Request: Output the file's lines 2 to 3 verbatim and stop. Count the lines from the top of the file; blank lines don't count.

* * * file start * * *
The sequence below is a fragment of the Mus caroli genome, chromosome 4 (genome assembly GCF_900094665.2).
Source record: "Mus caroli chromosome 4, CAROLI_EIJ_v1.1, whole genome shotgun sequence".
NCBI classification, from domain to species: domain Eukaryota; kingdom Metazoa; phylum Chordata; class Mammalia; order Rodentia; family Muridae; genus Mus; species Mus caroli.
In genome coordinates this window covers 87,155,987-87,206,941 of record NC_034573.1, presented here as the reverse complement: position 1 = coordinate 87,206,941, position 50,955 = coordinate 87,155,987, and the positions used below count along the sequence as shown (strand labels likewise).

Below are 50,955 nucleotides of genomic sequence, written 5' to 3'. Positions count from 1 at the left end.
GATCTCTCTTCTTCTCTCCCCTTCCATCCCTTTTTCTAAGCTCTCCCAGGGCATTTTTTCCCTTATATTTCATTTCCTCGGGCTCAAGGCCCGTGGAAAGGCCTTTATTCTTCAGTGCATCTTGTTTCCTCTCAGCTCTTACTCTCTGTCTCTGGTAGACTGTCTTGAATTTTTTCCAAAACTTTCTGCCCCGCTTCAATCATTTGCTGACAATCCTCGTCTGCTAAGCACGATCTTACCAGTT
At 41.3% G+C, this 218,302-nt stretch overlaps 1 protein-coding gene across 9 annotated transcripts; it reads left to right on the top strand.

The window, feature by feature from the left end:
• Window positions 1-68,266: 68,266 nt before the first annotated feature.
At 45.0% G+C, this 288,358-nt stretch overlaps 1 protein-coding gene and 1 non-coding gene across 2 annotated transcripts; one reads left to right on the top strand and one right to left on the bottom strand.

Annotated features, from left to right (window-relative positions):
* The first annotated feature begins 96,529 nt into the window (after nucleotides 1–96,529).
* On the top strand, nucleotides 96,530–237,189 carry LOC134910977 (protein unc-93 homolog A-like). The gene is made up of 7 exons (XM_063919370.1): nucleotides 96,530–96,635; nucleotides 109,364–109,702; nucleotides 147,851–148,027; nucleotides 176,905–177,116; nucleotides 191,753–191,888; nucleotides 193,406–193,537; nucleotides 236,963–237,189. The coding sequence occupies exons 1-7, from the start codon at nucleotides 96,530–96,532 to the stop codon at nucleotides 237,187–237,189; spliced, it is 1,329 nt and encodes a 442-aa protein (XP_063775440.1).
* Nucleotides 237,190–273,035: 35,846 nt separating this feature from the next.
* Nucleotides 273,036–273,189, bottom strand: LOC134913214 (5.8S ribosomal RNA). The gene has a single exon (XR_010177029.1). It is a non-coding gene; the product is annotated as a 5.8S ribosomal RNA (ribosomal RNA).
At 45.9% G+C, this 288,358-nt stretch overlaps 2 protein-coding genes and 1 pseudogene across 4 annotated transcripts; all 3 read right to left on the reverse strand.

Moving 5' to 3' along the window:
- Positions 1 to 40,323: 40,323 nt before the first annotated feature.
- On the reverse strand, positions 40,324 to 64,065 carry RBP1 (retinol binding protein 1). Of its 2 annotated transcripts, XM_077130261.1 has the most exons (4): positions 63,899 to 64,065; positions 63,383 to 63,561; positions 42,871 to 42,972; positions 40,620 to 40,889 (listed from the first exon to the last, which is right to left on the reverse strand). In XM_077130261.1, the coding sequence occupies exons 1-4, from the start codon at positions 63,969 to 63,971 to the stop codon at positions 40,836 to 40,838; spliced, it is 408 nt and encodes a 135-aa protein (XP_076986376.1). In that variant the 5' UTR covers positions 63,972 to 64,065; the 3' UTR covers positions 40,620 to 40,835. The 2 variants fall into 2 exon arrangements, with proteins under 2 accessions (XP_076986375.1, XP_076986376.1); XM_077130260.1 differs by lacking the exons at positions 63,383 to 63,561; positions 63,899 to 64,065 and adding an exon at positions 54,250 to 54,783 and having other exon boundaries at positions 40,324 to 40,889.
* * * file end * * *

Source record: "Mus caroli chromosome 4, CAROLI_EIJ_v1.1, whole genome shotgun sequence".
NCBI classification, from domain to species: domain Eukaryota; kingdom Metazoa; phylum Chordata; class Mammalia; order Rodentia; family Muridae; genus Mus; species Mus caroli.